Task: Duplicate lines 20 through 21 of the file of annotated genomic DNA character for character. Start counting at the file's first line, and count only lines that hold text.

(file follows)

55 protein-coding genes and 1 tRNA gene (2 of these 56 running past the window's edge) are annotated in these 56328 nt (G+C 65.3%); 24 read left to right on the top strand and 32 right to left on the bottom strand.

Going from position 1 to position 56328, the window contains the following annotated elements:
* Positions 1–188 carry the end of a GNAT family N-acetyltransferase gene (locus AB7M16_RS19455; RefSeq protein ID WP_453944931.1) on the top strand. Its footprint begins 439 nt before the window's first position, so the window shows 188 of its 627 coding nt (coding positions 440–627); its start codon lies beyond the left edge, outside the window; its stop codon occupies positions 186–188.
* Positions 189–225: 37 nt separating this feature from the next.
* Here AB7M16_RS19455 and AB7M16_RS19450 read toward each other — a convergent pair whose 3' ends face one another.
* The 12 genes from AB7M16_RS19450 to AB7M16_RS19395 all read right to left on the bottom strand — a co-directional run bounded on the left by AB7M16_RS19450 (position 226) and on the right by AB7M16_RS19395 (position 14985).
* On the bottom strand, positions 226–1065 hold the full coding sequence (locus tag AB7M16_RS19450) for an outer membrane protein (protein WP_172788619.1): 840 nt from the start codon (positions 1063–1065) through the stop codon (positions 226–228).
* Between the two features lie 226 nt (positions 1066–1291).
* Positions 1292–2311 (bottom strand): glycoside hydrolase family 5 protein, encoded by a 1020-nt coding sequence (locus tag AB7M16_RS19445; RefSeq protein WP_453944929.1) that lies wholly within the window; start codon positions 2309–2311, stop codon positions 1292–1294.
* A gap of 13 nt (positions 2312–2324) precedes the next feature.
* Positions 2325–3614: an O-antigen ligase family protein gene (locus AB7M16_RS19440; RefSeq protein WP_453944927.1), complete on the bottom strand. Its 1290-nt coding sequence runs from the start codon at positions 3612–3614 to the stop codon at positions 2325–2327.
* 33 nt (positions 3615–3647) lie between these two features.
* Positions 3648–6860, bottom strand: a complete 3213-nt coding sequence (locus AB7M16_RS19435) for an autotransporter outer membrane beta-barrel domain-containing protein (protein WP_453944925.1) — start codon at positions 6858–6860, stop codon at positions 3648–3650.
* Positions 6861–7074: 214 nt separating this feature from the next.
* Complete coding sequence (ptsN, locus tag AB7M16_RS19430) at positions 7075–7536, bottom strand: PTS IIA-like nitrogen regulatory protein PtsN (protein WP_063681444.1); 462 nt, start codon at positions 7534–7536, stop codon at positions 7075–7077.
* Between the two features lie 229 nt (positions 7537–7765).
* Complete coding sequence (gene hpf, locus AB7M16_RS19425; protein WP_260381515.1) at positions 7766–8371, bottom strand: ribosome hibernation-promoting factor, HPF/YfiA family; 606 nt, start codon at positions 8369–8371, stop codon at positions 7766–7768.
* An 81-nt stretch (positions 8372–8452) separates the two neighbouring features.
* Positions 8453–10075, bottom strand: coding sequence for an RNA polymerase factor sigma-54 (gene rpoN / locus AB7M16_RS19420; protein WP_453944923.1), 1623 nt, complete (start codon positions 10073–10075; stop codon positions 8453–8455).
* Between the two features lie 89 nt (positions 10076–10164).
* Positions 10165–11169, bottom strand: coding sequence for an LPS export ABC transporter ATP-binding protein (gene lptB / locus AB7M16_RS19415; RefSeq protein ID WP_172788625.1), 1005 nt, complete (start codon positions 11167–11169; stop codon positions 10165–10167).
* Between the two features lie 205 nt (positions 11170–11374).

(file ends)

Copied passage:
* Between the two features lie 89 nt (positions 10076–10164).
* Positions 10165–11169, bottom strand: coding sequence for an LPS export ABC transporter ATP-binding protein (gene lptB / locus AB7M16_RS19415; RefSeq protein ID WP_172788625.1), 1005 nt, complete (start codon positions 11167–11169; stop codon positions 10165–10167).